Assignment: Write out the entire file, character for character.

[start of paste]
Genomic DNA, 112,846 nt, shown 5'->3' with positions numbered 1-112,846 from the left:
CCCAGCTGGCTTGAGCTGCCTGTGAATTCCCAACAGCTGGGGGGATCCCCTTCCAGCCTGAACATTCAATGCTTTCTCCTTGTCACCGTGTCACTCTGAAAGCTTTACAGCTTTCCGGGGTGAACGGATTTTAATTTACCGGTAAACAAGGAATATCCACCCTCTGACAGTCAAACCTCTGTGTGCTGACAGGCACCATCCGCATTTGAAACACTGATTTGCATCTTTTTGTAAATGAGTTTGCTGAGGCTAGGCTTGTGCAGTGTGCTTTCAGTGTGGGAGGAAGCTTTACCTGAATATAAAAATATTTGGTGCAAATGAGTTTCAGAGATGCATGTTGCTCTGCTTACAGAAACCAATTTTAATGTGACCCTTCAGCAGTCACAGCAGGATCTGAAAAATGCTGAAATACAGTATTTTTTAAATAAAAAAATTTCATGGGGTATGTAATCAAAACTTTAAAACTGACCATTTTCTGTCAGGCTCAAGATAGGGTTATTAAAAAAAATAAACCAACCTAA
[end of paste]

Genomic DNA, 112,846 nt, shown 5'->3' with positions numbered 1-112,846 from the left:
CCCAGCTGGCTTGAGCTGCCTGTGAATTCCCAACAGCTGGGGGGATCCCCTTCCAGCCTGAACATTCAATGCTTTCTCCTTGTCACCGTGTCACTCTGAAAGCTTTACAGCTTTCCGGGGTGAACGGATTTTAATTTACCGGTAAACAAGGAATATCCACCCTCTGACAGTCAAACCTCTGTGTGCTGACAGGCACCATCCGCATTTGAAACACTGATTTGCATCTTTTTGTAAATGAGTTTGCTGAGGCTAGGCTTGTGCAGTGTGCTTTCAGTGTGGGAGGAAGCTTTACCTGAATATAAAAATATTTGGTGCAAATGAGTTTCAGAGATGCATGTTGCTCTGCTTACAGAAACCAATTTTAATGTGACCCTTCAGCAGTCACAGCAGGATCTGAAAAATGCTGAAATACAGTATTTTTTAAATAAAAAAATTTCATGGGGTATGTAATCAAAACTTTAAAACTGACCATTTTCTGTCAGGCTCAAGATAGGGTTATTAAAAAAAATAAACCAACCTAA